A ses pieds le temps comme une robe à défaire
Le temps comme une chevelure sans fin
Un miroir que le souffle embue et désembue
Le temps c’est toi qui dors à l’aube où je m’éveille… Louis Aragon
I love this piece by Diana Calvario, my new friend at redbubble.
I thought I’ve lost most of my buenos aires pictures; what a gorgeous city, what beautiful music, beautiful people…
“El Tango es un pensamiento triste que hasta se puede bailar” – The Tango is a sad thought that you can dance. (Enrique Santos Discépolo)
Be it the sound of the Gotan Project or the great Astor Piazzola, this dance and this music have enchanted millions of people all over the world especially my good friends Andr� (the maestro) and Mitra (the pupil) who share the same birthday on monday, september 3rd.
Brasserie Lipp in Paris remains very popular in spite of overpriced mediocre food being served under its roof; the history that goes with it, makes it a favorite among the average tourists, the jet set crowd and the Parisians themselves.
“It is a very poor consolation to be told that the man who has given one a bad dinner, or poor wine, is irreproachable in private life. Even the cardinal virtues cannot atone for half-cold entr
I am in love with my iPod. One fabulous podcast i listened to last week brought tears to my eyes and inspired me to make this image.
the radio program was the one about the “Musical DNA” from WNYC’s Radiolab. David Cope , a composer and professor at UCSC, talks about how a computer program he wrote, can imitate the musical DNA of great artists; “His program, named EMI (Experiments in Musical Intelligence – pronounced Emmy), deconstructs the works of great composers, finding patterns within their compositions, and then creates brand new compositions.” Imagine some undiscovered pieces from Mahler or the Almighty Bach…Life can be amazing. We have worshiped dead musicians for ever, can we admire their ghosts’ music now?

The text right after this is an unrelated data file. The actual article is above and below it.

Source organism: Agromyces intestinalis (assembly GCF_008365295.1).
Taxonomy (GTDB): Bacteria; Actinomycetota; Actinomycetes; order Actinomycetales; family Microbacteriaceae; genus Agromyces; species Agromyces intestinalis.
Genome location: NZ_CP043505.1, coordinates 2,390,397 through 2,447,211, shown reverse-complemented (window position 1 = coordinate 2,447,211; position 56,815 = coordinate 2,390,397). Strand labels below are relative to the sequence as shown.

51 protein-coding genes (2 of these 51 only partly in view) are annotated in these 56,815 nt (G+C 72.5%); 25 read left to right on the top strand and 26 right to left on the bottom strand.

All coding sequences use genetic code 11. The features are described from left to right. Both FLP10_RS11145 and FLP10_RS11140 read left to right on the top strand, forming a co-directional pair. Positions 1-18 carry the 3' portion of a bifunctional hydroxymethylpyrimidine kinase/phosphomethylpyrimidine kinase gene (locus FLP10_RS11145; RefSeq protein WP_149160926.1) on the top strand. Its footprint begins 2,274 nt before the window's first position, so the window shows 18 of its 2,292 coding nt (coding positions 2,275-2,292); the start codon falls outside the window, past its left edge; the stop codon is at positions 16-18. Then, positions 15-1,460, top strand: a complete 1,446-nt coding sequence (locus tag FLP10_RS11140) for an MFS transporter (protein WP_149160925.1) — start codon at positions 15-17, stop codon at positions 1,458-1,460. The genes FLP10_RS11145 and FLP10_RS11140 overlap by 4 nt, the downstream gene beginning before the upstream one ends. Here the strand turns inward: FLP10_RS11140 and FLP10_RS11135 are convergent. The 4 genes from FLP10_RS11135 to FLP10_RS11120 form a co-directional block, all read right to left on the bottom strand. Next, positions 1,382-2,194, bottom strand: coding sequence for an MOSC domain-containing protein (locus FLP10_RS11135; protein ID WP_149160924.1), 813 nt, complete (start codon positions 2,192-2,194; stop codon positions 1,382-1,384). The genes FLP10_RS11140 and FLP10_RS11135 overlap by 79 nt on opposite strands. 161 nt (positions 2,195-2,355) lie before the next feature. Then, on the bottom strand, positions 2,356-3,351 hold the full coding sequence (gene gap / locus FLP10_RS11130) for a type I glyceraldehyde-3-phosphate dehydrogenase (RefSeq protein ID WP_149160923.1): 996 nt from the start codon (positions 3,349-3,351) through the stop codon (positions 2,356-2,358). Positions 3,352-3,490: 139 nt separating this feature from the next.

i’ve been to Venice, Italy some years ago but i think that i would probably not go back to this beautiful but over-crowded city for a while – as usual i like it better when it’s empty of the unwashed masses. Venice has been home to the great Titian, Veronese and Tintoretto (cinquecento Venice) and Casanova…
i was moved by Venice and its 120 islands on the Adriatic sea but i loved it most at 5:30 in the morning. after years i still like these pictures i took one foggy morning when everybody was asleep.
“I stood in Venice on the Bridge of Sighs, a palace and prison on each hand” Lord Byron
i never particularly liked Turner – i didn’t know him much and i found it exasperating that 10 of his paintings were hung side by side in a museum in london (all yellow seas) – it all changed the day that i bought (in 2004) a book called Turner and Venice. i was humbled by the beauty of his paintings (all blue skies) and sketches. i’ve been watching Simon Schama‘s “Power of Art” on pbs and he talks about Turner in one of the eight episodes (among other giants like Picasso, Rembrandt, David and Rothko).
i would love to go back to Venice one day when it snows and everybody else is at Disneyland.
plumb cherries preferably in a martini glass, by the pool, summer breeze, a good book, beautiful music, the sun that sets, the small happiness of waiting for some good friends to share your dinner with, exhilarating conversations, good memories recalled, watching life unwind in front of your eyes.
i believe that happiness comes in small packets (quanta); the background noise of our every day routine is broken by these modest moments of simple pleasures.
“I will plant my hands in the garden
I will grow I know I know I know
and swallows will lay eggs
in the hollow of my ink-stained hands.
I shall wear
a pair of twin cherries as earrings
and I shall put dahlia petals on my finger-nails”